I’m tremendously excited to announce Eat Talk Teach Run, a new project I’ve been working on at Emory for the last few months. Over the summer, my colleague, Howard Chiou, and I found ourselves thinking about grad student teaching. For many years, the Laney Graduate School has had a three-day event (TATTO) focusing on pedagogy that all of its students are required to complete, in addition to pedagogy courses in one’s own department. The advantage of this program is that it puts students from different disciplines into the same seminars to discuss teaching on a general level, being coached by faculty members from across the disciplines. But once you’ve done TATTO—typically at the beginning of your second year in grad school—the conversation stops.
Continuing the conversation about teaching across the Laney Graduate School is what we wanted to do. Furthermore, we wanted to recognize that some of the most innovating teaching is likely to come from those people who are experimenting in the classroom—experimenting per force because it is their first time. This is, of course, the graduate students.
Our solution is to put grad students front and center. Eat Talk Teach Run promises to be a monthly event, featuring lightning talks (4-minutes, tops!) by graduate students about an innovative assignment, classroom technique, or observation. We’re going to eschew the typical academic thing and not have any Q&A afterward. Instead we’re hoping to have conversation develop organically among the participants. How do you do that?
Well, we have a couple of theories, but the one we’re trying to begin is making people stand in line. For food. We all know that grad students love a free lunch, but we’ve upped the ante a bit by getting outside the normal university food vendors and have contracted to bring in frozen yogurt from a local store, Yogurt Tap, and bánh mì from our local ethnic food haven, Buford Highway. We hope that the food gets people excited enough to wait a bit and talk about teaching or the presentations with whoever they end up next to. The whole event takes less than an hour, and then people can run back to the lab or library. It’s an experiment. And we feel almost as if we’ve conned someone, but we’ve got the Laney Graduate School funding us.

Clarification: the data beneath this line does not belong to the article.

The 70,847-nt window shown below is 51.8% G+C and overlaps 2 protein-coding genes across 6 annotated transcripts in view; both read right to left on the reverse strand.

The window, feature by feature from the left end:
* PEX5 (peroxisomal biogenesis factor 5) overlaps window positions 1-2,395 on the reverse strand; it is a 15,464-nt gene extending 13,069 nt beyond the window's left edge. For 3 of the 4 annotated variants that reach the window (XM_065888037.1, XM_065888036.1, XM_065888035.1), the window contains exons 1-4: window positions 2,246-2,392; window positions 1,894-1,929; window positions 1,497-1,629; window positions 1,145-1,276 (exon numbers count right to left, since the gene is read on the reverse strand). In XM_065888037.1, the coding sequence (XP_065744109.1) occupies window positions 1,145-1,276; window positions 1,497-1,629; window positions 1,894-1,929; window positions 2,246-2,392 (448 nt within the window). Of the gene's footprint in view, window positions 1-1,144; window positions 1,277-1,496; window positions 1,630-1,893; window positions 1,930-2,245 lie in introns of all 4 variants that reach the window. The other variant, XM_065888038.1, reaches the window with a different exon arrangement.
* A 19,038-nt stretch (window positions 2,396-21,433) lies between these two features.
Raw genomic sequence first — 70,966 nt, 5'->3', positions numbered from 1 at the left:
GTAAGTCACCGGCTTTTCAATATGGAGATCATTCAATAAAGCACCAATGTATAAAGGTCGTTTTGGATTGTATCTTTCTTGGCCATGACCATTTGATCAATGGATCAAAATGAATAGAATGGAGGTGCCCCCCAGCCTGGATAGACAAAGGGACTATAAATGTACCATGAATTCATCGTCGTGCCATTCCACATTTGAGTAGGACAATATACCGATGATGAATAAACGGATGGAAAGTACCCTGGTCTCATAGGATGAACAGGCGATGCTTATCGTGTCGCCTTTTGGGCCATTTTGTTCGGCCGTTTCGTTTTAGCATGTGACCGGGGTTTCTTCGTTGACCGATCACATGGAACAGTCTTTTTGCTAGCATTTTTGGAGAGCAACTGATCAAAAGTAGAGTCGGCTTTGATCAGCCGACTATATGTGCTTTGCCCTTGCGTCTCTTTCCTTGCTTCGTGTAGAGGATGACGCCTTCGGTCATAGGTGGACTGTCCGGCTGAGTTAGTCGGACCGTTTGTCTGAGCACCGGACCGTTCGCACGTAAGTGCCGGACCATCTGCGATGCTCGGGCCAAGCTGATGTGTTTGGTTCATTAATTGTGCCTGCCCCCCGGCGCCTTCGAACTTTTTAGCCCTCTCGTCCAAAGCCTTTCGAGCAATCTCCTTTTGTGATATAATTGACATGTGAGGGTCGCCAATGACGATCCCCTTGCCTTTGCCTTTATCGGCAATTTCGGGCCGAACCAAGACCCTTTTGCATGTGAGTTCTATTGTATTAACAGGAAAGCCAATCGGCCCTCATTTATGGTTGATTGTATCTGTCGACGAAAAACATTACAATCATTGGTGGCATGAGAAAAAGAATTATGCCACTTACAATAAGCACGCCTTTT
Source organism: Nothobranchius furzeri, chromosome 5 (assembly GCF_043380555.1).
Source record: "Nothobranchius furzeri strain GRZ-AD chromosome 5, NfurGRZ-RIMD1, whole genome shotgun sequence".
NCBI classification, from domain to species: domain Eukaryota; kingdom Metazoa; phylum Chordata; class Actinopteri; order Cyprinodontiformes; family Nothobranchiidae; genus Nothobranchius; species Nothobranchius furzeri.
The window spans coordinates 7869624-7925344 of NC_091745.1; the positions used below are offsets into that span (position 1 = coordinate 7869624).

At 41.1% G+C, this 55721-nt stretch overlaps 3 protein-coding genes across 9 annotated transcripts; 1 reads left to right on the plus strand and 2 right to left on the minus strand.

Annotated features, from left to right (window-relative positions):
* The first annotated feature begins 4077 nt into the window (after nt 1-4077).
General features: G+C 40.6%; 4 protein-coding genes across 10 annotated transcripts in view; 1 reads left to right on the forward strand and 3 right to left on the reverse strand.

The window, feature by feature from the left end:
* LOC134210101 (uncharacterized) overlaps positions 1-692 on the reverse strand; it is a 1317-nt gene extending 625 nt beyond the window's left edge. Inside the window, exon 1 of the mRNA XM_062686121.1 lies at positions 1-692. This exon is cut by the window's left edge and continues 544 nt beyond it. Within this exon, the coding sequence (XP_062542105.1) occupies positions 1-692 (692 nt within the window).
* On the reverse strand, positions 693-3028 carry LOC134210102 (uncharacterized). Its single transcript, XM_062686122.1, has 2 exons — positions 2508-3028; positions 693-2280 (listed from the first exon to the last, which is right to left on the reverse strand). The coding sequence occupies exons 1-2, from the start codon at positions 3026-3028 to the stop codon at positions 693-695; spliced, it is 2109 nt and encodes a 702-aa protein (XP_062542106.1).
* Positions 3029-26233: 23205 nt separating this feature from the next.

Along with recognizing that grad students can teach very well, we’re also hoping to recognize the importance of learning across the disciplines. We’re working to get scientists, social science students, and humanities people involved. That’s one of the exciting things about working with Howard, who is not only a current grad student (I having lost street cred some three years ago), but is a current MD/PhD student. We’ve found that at least one humanist and one scientist have a lot to learn from one another.
As I said, it’s experimental in many ways. But perhaps the most is the fact that we’ve got a grad school that is willing to recognize the importance of graduate student teaching. We look forward to reporting on the outcomes.